Don’t Judge a Bookseller by the Bookshop

The Storied Life of A.J. Fikry by Gabrielle Zevin



Overall Rating: 5


Quick Summary: A.J. Fikry is a peculiar man who isn’t quite happy with his life. He follows the same routine every day and while he loves his bookshop, it won’t be long before he has to close it due to failing sales. When his prize possession of Poe poems is stolen, he thinks all is lost. But A.J. is quickly learning that life can turn on a dime and when an unexpected gift is left on his door his priorities are transformed.

This is a love story, even though it’s firmly marketed in the fiction category. A.J. is such an odd character and I love, love, LOVE odd characters. He is crusty, grumpy, and inaccessible. But when the hidden parts of his life are revealed as the story progresses, he transforms into the most sympathetic of characters. Because A.J. is such a strong character, the love that develops is so subtle and so sweet. Gabrielle Zevin’s style of writing is to demonstrate with actions, rather than reveal with dialogue or first person narration.

This story also has a lot of layers and subplots within the storyline. In order to do that effectively, Zevin has to fully develop her secondary characters and I think she does so admirably. There is a community that surrounds A.J. and it comes to life in a very realistic way. This novel is really the life of A.J. Finkry because it goes beyond the initial conflict of the plot line to encompass the “ever after” of the happily ever after.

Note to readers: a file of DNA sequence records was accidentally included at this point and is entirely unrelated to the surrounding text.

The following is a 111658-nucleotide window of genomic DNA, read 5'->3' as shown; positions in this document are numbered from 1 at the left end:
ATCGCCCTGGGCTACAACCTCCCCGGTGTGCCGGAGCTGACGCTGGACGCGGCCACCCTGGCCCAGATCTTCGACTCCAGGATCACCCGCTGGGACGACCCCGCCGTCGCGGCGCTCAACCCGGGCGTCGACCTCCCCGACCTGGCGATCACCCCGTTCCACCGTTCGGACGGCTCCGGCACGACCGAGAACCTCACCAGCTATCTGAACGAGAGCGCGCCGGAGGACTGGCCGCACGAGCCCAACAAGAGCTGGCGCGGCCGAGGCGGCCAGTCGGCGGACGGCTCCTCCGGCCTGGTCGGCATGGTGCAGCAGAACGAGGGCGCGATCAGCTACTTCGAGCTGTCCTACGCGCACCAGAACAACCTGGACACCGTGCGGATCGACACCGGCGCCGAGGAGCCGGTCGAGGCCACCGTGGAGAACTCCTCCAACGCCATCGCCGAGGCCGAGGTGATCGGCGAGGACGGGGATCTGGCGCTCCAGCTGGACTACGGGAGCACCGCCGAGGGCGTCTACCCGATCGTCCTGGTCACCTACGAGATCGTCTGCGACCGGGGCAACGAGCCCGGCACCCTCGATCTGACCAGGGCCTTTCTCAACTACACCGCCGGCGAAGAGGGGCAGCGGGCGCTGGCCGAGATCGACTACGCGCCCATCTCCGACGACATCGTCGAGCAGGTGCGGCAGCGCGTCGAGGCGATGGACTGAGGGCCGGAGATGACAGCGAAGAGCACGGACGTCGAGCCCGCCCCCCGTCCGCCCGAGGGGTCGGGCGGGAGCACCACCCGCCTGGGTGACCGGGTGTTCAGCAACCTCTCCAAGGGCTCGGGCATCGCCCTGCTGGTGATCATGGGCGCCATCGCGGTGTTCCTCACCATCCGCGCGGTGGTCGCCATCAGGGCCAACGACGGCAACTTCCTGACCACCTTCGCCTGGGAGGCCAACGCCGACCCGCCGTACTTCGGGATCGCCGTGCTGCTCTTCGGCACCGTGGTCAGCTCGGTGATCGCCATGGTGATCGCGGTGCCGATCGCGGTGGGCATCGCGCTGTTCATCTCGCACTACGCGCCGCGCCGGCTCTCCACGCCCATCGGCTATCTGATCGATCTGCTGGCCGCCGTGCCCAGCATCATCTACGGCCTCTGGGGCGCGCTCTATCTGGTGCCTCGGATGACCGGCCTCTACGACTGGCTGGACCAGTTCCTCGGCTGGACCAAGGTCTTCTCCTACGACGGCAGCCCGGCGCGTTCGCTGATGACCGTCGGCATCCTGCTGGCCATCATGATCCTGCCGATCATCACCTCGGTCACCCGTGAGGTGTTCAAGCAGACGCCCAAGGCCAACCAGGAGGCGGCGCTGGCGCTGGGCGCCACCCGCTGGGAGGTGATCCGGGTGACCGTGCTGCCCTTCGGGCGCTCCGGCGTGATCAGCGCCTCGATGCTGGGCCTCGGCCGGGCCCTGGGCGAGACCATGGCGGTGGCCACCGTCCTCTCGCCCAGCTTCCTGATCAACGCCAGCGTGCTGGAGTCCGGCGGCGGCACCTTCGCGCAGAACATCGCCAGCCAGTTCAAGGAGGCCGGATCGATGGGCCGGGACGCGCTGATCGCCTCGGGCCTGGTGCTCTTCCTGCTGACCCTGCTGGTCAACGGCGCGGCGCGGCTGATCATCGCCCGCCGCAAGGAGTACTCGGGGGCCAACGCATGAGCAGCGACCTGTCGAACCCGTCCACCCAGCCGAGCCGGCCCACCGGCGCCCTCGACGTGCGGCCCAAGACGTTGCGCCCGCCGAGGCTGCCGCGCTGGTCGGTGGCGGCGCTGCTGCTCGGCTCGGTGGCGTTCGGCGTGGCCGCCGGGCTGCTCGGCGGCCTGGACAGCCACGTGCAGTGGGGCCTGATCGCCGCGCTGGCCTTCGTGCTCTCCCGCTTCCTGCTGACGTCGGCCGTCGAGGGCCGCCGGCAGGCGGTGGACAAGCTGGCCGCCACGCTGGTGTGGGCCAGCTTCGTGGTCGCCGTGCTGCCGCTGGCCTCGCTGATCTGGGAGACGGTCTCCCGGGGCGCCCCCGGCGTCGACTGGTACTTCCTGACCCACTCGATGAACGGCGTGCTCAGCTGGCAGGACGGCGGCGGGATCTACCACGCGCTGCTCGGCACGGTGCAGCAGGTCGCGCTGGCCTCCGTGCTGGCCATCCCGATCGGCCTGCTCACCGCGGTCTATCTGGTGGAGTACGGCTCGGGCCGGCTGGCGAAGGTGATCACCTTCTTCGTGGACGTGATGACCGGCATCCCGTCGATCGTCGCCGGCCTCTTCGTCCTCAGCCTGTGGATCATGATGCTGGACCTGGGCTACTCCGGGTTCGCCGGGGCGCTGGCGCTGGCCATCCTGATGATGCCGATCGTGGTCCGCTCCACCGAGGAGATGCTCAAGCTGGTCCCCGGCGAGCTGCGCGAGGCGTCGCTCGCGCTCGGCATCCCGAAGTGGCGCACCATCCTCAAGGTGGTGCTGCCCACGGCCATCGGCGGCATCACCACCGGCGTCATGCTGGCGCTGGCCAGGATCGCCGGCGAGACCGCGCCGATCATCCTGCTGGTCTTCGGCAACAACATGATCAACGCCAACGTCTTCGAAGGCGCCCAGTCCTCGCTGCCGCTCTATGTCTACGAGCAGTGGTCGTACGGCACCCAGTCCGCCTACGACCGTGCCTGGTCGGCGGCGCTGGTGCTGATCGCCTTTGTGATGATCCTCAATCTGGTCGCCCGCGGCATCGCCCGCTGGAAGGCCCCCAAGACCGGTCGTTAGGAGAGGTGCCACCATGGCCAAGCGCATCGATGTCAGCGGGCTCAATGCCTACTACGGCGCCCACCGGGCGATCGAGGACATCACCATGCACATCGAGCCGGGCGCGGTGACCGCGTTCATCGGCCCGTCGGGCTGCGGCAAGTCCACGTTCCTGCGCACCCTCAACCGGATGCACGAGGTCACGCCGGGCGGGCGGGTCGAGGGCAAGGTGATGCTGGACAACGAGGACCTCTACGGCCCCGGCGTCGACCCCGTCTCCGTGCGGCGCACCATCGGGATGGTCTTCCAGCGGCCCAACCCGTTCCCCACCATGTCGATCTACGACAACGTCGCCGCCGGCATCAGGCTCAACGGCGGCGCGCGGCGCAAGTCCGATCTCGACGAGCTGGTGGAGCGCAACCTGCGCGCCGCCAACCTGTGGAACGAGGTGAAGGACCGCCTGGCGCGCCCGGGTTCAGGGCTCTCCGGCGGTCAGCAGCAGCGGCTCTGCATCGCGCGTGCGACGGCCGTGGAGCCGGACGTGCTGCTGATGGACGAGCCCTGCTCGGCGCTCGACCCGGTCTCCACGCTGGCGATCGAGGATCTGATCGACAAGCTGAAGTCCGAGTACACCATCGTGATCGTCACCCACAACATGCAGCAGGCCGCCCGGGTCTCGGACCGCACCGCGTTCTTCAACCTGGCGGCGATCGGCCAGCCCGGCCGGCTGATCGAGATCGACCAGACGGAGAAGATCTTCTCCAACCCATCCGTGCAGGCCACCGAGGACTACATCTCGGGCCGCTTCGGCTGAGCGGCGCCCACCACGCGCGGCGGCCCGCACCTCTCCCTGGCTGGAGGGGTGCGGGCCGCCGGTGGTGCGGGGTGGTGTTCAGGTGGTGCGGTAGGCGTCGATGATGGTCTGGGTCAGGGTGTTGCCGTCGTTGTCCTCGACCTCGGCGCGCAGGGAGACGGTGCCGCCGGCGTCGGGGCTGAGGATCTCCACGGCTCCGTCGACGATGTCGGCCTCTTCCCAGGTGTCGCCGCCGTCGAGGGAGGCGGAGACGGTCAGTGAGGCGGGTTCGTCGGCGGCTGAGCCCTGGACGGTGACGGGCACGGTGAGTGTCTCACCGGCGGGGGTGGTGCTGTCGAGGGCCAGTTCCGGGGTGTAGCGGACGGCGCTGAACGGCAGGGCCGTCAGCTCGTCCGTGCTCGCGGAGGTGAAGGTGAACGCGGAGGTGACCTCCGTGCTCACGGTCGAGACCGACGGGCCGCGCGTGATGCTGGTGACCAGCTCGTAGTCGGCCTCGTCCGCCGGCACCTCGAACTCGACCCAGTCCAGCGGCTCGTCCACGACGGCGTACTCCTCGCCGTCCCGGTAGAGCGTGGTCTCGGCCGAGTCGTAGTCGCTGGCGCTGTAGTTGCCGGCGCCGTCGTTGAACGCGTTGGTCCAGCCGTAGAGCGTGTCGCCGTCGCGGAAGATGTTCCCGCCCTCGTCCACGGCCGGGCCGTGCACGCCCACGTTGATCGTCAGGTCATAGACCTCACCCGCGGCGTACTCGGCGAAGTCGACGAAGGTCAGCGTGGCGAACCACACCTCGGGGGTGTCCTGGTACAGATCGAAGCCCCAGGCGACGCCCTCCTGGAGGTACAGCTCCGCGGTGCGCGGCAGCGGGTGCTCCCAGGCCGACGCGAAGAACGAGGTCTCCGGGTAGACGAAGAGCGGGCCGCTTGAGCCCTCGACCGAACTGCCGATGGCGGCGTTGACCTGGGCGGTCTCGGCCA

The different types of love and loss make this story stand out in my memory. It made me laugh and cry and worry and that’s the effect a great novel and writer. I cannot emphasize enough that this is a novel of subtly, a novel of flawed characters, and a novel of not judging a book by its cover.

Is it worth buying? (Kindle $8.48)

I would probably buy this in paperback if I didn’t have Kindle Unlimited. Since it’s a KU book I read it on a whim, but now wish I had bought it to have on hand. It’s a book I will be recommending to a lot of people and I’d like to have a copy to lend.

Something else you might enjoy:

The Memory of Running is not exactly in the same vein of A.J. Finkry, but there is something about its effort at dealing with loss that might interest you. Another flawed character and story that engrosses you, but the writing style is very different so be prepared.

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